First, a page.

No legislation has yet been introduced in the General Assembly for the 2009 legislative session to mandate participation in the E-Verify system, although HB 1558 would add that requirement to companies performing under contract with the Commonwealth.

Greg Siskind of ILW.com reports that "four states have passed legislation mandating E-Verify be used by [all] employers in the state -- Georgia, Colorado, Oklahoma and Arizona." Idaho, North Carolina, Pennsylvania, Minnesota and Missouri have all mandated that their state agencies participate in E-Verify. In addition, ten more states are considering legislation that would require state contractors to use the system. And, besides Virginia, legislation is pending in Utah, Missouri and Rhode Island that would require not only public, but also private sector employers to use E-Verify.

Though in play less than a year, both Arizona's and Oklahoma's implementation of E-Verify has already resulted in a number of illegals fleeing both states. DHS is expected to continue and likely even increase its program of random raids and checks on employers nationwide. Businesses all across America can and should prepare themselves by voluntarily subscribing to the E-Verify program regardless of state mandates.


E-Verify Overview

(click here for a step by step overview of how E-Verify works)

  • E-Verify is a free and simple to use Web-based system that electronically verifies the employment eligibility of newly hired employees.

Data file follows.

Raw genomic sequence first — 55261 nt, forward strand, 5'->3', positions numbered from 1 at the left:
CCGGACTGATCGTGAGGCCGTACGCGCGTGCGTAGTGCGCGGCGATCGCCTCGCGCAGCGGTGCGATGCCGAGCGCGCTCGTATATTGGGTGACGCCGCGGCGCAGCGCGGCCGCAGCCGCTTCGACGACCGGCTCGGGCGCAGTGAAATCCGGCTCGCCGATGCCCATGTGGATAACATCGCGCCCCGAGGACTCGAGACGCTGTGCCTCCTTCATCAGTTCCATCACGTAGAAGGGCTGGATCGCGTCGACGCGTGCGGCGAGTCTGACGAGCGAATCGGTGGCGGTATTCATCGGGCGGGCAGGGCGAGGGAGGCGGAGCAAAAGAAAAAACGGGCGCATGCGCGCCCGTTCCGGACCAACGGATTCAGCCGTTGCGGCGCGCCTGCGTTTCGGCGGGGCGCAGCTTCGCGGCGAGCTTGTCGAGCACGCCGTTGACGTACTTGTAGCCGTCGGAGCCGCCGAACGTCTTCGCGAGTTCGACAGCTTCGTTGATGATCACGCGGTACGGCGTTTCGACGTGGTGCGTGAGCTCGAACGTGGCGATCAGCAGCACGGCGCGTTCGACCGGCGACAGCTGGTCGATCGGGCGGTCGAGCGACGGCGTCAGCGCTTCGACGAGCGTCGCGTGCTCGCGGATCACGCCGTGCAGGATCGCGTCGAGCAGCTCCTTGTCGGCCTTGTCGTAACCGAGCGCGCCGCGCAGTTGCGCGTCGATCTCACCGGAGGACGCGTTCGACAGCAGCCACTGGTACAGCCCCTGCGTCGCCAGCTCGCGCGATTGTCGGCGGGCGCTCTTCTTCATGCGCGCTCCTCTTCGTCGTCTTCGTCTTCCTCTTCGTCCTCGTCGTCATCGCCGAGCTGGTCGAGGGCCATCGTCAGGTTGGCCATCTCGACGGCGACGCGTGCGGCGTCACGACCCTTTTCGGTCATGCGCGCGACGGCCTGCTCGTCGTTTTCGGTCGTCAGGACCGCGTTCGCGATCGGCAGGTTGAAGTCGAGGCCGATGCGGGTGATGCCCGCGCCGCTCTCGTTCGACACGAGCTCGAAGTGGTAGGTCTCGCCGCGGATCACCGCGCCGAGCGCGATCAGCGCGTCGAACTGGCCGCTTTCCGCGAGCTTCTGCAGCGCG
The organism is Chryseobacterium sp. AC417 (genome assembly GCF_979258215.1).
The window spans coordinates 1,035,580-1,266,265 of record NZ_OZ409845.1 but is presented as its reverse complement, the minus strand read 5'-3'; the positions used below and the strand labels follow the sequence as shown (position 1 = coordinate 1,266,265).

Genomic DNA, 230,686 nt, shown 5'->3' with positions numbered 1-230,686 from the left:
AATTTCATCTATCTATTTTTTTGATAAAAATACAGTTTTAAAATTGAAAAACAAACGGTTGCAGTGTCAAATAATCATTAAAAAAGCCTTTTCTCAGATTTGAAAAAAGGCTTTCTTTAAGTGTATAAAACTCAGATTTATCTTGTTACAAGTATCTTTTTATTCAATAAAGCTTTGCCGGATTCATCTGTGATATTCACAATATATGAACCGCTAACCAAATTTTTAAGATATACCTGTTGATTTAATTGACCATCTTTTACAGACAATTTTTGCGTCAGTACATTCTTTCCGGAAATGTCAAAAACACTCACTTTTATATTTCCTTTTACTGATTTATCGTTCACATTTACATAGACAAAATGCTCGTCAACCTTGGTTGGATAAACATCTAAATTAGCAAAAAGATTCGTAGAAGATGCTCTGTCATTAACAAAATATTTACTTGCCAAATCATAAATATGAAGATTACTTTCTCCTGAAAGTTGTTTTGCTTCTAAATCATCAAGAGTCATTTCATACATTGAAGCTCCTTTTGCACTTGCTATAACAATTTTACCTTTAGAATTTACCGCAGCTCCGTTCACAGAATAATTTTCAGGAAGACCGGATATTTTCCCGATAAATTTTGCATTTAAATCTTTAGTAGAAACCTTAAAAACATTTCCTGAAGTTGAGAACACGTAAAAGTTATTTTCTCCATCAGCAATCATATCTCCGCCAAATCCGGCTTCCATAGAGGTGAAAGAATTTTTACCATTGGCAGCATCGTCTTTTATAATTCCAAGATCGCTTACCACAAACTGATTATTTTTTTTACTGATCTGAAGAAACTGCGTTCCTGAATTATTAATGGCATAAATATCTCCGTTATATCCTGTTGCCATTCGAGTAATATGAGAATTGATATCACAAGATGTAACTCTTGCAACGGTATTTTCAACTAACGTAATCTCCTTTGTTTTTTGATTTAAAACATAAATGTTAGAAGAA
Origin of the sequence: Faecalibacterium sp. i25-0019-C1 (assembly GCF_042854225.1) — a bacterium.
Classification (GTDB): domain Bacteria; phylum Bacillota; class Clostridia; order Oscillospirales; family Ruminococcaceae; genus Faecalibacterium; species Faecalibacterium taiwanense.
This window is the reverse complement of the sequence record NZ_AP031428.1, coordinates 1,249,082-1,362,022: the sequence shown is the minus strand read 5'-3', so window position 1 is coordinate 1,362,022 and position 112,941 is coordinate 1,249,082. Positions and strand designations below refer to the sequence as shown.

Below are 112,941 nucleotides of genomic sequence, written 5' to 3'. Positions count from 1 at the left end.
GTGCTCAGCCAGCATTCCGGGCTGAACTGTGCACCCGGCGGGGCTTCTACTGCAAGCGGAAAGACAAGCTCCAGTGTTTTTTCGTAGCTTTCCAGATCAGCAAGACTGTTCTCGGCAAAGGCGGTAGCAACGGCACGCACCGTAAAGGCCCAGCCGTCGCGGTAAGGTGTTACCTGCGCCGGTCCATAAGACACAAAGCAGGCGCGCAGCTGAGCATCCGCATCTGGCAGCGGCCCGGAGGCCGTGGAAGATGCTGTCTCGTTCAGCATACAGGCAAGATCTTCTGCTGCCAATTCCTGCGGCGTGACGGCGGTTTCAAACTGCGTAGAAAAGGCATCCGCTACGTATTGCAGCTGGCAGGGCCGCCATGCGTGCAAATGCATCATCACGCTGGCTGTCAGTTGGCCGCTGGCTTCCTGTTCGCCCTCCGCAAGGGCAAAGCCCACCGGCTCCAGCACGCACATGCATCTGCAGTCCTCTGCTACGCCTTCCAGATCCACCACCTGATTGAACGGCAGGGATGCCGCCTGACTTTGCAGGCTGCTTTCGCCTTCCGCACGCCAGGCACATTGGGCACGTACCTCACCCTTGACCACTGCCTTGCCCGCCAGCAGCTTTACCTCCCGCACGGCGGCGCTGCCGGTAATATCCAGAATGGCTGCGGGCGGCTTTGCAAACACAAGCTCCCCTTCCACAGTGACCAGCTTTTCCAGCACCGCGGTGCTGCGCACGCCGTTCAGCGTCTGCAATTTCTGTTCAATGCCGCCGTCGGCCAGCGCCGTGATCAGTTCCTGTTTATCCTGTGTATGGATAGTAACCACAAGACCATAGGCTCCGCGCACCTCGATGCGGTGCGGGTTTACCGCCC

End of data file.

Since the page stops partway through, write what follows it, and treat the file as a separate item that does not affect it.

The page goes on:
• E-Verify works by allowing participating employers to electronically compare employee information taken from an I-9 form, (the paper based employee eligibility verification form used for all new hires) against more than 425 million records in the Social Security Administration's database and more than 60 million records in DHS immigration databases. About 96 percent of all cases queried through E-Verify are automatically verified to be employment authorized; those results are returned within seconds.(U.S. Citizenship and Immigration Services - USCIS)
  • Currently, more than 90,000 employers in every state and U.S. territory are enrolled in e-Verify and on average, the program increases by about 1,000 new employers each week. Thus far in FY 2009, there have been more than 450,000 verification queries run through the system. More than 6.6 million queries were registered during FY 2008. (Department of Homeland Security - DHS)
  • Current law prohibits the use of E-Verify for anyone EXCEPT new hires. (USCIS)
  • Employees are confirmed as work authorized instantly or within 24 hours
  • Participation in E-Verify is voluntary and has been available for every business in the country since late 2004

E-Verify Statistics (USCIS)

  • 96.1% of employees are confirmed as work authorized before any type of mismatch notice or need for action by the employee or employer
  • 3.5% employees receive a final non-confirmation response because they are either not authorized to work in the United States, did not know that they had the opportunity to challenge an initial mismatch (or TNC), or choose not to follow the necessary procedures to prove work authorization after receiving an initial mismatch.
  • E-verify is 99.9% accurate for native born American citizens. (2007 study done by Westat that is on the USCIS website)